• Together with the African Development Bank, the Bill & Melinda Gates Foundation, and the German development finance institution DEG - Deutsche Investitions- und Entwicklungsgesellschaft mbH, IFC created a new private equity fund that will invest in Africa’s health sector. The fund reached a first closing of $57 million to invest in small- and medium-sized companies, such as health clinics and diagnostic centers, to help low-income Africans gain access to affordable, high-quality health services. It will target total commitments between $100 to $120 million.
  • To strengthen Africa’s banking sector and increase lending to small and medium enterprises that have difficulty accessing credit, IFC provided a financing package of over $200 million to Ecobank Transnational Inc., a pan-African bank with a network of over 500 branches in 27 countries. The financing will support the bank’s expansion, promote lending to micro and smaller, and facilitate trade flows to the region by guaranteeing the underlying trade transactions of Ecobank subsidiaries in Benin, Burkina Faso, Côte d’Ivoire, Ghana, Mali, Niger, Nigeria, Senegal, and Togo.
  • IFC provided a $30 million guarantee facility to Stanbic Bank Ghana to help it increase financing to companies that purchase cocoa from small farmers in Ghana. The transaction illustrates how IFC's agribusiness program in Africa is reaching small farmers through local financial intermediaries.
  • IFC invested in Sao Tome and Principe for the first time by providing a trade finance line of $1 million to Banco Internacional de Sao Tome e Principe. The bank utilized $0.68 million of the line last fiscal year.
  • IFC invested in the development of an offshore oil and gas project that will help diversify Ghana’s economy, meet domestic power demand, and generate revenue to support the country’s economic growth and development. IFC will provide a loan of $100 million to Kosmos Energy , one of the key partners developing Ghana’s Jubilee field, located in deep water some 60 kilometers off the coast of Ghana. IFC’s loan is part of a $750 million debt package for U.S.-based Kosmos that IFC helped mobilize, primarily from commercial banks. IFC also signed a $115 million loan agreement with British Tullow Oil , another key Jubilee partner, bringing IFC’s support for the project to $215 million. Kosmos and Tullow are independent oil and gas exploration and production companies.
  • In Uganda, IFC signed its first risk sharing facility involving small and medium enterprises in the telecommunications sector. This project enables distributors of Zain products and services access to medium term financing through Stanbic Bank Uganda . It is coupled with a capacity building program for Zain dealers to upgrade their business practices and reduce their risk profile. IFC expects to see more projects of this nature in other parts of Africa.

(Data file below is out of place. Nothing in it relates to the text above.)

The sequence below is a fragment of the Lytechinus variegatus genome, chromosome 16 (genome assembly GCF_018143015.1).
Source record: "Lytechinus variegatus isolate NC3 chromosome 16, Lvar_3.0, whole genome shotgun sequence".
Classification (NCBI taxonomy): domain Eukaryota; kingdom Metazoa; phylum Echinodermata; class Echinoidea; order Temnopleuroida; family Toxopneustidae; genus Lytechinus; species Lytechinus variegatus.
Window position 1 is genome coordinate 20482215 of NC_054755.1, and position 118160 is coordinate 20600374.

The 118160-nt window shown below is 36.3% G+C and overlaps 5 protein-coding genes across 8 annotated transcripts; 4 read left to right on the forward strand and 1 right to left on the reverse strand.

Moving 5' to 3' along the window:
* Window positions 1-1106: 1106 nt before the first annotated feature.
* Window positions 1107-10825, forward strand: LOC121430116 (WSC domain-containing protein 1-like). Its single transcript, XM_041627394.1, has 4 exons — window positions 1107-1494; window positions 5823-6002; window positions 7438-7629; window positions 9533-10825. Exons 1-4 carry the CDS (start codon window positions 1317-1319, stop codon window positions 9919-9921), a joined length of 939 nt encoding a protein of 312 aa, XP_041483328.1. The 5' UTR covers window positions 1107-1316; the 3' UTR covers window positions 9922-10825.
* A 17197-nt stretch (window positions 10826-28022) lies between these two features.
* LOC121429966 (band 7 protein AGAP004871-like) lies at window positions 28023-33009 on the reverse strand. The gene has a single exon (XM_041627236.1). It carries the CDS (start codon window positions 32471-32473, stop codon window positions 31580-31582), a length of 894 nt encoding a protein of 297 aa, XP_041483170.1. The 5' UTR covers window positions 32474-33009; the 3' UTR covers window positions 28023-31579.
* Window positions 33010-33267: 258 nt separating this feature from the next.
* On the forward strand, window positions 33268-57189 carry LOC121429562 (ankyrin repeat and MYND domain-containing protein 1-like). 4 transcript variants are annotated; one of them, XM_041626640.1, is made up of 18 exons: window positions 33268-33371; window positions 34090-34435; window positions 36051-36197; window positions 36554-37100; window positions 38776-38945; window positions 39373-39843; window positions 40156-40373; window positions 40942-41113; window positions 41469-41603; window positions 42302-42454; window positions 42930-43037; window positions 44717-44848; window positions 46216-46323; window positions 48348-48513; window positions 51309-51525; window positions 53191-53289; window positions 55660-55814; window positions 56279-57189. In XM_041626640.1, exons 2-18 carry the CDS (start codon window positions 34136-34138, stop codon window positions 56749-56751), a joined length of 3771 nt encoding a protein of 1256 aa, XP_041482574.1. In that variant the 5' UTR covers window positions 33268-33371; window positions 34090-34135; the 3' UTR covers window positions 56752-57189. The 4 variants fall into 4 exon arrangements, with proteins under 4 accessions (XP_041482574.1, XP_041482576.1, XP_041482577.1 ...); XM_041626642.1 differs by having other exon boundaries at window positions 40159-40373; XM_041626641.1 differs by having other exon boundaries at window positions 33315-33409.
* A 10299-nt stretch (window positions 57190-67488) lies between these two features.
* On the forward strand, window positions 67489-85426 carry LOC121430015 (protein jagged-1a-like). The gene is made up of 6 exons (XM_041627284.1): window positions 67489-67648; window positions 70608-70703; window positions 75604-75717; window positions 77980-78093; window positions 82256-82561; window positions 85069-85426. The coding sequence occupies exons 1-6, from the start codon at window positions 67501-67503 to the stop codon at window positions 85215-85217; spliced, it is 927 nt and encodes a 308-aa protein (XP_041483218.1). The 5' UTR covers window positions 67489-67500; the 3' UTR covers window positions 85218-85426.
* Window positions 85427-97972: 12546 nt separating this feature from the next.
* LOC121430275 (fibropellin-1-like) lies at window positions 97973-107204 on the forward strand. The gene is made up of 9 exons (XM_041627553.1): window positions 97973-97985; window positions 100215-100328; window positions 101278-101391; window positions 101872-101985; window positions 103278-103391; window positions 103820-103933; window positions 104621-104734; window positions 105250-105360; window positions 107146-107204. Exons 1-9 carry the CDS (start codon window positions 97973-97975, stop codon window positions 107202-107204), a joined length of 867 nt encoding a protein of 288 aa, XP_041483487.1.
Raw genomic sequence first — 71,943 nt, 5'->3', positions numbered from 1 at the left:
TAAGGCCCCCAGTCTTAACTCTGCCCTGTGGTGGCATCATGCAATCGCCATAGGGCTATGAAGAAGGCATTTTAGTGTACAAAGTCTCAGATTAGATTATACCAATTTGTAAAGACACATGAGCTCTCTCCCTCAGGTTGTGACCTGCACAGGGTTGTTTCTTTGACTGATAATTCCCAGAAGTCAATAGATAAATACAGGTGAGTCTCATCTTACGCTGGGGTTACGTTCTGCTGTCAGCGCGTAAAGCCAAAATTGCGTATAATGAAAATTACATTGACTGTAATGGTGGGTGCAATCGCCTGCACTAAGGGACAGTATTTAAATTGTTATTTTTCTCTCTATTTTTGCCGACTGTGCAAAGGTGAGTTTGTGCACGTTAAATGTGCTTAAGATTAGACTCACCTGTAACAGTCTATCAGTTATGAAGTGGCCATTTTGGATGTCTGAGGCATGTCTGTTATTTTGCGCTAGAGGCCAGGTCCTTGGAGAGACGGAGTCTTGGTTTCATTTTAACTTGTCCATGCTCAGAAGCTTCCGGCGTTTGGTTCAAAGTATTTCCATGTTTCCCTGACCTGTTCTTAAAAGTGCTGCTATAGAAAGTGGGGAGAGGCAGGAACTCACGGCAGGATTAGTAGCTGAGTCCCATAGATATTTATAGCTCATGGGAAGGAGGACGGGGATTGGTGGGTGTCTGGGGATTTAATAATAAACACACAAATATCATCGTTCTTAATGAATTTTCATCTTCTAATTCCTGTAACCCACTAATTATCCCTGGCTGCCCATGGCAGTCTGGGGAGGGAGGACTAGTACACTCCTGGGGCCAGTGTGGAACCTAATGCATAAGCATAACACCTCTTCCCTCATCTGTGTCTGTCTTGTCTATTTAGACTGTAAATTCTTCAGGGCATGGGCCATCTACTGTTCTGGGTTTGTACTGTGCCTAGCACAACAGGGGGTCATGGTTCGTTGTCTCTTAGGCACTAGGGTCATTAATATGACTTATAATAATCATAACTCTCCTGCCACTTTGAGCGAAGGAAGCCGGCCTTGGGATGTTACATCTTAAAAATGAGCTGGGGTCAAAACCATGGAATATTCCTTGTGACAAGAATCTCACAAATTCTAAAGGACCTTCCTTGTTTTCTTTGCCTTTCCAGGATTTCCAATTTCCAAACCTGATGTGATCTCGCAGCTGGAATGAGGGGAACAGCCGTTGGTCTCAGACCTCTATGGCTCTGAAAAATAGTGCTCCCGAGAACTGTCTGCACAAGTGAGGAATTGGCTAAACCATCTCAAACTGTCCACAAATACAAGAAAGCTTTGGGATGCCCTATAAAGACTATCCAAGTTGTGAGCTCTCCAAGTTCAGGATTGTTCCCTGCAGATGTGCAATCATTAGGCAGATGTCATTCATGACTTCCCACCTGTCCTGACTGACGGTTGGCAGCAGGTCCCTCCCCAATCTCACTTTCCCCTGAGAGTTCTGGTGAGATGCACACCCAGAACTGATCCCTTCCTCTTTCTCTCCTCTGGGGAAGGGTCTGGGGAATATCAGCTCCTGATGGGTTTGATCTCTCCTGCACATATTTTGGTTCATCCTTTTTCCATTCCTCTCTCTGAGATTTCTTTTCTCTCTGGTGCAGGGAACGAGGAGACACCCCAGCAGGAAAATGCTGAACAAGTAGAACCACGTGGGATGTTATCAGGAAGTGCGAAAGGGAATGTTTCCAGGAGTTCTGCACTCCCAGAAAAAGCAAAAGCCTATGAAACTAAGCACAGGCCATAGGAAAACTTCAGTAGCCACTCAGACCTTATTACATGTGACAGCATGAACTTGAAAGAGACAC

• IFC invested in Faulu Kenya to help the microfinance institution broaden its products and services to reach more Kenyans, helping build a more inclusive financial sector and contributing to the development of a vibrant private sector. In May 2009, Faulu became the first microfinance institution in Kenya to receive a license from the Central Bank of Kenya to accept deposits. IFC will provide a partial credit guarantee for 80 percent of a 450 million Kenyan shilling loan from Standard Chartered Bank to Faulu. IFC will also provide advisory support to facilitate Faulu’s transformation to a deposit taking institution.
  • IFC provided $100 million in financing as part of a $400 million package to support Standard Bank ’s trade-related lending in Africa. The transaction was part of IFC’s Global Trade Liquidity Program, which is expected to support up to $50 billion in trade in emerging markets and have a significant impact in  Africa, where supporting continued access to finance is one of IFC’s priorities.
  • IFC provided $7 million to help Dac Aviation help ensure transport of goods across Africa related to humanitarian relief. The financing will help Dac purchase new aircraft and improve maintenance standards for its operations serving aid and relief organizations active today in Democratic Republic of Congo and Sudan.